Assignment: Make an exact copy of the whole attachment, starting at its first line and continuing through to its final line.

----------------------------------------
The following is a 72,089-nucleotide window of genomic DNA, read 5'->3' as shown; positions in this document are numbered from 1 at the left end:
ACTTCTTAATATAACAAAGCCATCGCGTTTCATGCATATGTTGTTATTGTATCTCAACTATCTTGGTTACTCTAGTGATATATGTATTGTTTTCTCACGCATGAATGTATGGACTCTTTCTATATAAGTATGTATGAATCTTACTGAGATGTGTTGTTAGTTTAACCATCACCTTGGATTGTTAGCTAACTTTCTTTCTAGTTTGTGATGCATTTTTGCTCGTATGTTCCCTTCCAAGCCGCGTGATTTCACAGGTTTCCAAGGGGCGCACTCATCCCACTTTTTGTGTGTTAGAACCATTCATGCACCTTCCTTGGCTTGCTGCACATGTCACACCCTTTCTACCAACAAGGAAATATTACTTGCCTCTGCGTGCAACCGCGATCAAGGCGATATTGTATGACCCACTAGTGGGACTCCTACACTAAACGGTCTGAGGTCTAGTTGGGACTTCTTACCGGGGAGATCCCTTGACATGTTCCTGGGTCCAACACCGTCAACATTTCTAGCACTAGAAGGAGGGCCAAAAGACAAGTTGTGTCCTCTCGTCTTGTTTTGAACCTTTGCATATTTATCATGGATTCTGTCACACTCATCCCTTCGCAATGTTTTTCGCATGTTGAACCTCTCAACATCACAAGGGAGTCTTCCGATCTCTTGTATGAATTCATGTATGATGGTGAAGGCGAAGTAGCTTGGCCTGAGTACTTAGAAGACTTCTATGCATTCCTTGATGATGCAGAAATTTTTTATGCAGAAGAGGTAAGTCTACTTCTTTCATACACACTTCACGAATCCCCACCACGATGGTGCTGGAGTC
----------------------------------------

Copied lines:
The following is a 72,089-nucleotide window of genomic DNA, read 5'->3' as shown; positions in this document are numbered from 1 at the left end:
ACTTCTTAATATAACAAAGCCATCGCGTTTCATGCATATGTTGTTATTGTATCTCAACTATCTTGGTTACTCTAGTGATATATGTATTGTTTTCTCACGCATGAATGTATGGACTCTTTCTATATAAGTATGTATGAATCTTACTGAGATGTGTTGTTAGTTTAACCATCACCTTGGATTGTTAGCTAACTTTCTTTCTAGTTTGTGATGCATTTTTGCTCGTATGTTCCCTTCCAAGCCGCGTGATTTCACAGGTTTCCAAGGGGCGCACTCATCCCACTTTTTGTGTGTTAGAACCATTCATGCACCTTCCTTGGCTTGCTGCACATGTCACACCCTTTCTACCAACAAGGAAATATTACTTGCCTCTGCGTGCAACCGCGATCAAGGCGATATTGTATGACCCACTAGTGGGACTCCTACACTAAACGGTCTGAGGTCTAGTTGGGACTTCTTACCGGGGAGATCCCTTGACATGTTCCTGGGTCCAACACCGTCAACATTTCTAGCACTAGAAGGAGGGCCAAAAGACAAGTTGTGTCCTCTCGTCTTGTTTTGAACCTTTGCATATTTATCATGGATTCTGTCACACTCATCCCTTCGCAATGTTTTTCGCATGTTGAACCTCTCAACATCACAAGGGAGTCTTCCGATCTCTTGTATGAATTCATGTATGATGGTGAAGGCGAAGTAGCTTGGCCTGAGTACTTAGAAGACTTCTATGCATTCCTTGATGATGCAGAAATTTTTTATGCAGAAGAGGTAAGTCTACTTCTTTCATACACACTTCACGAATCCCCACCACGATGGTGCTGGAGTC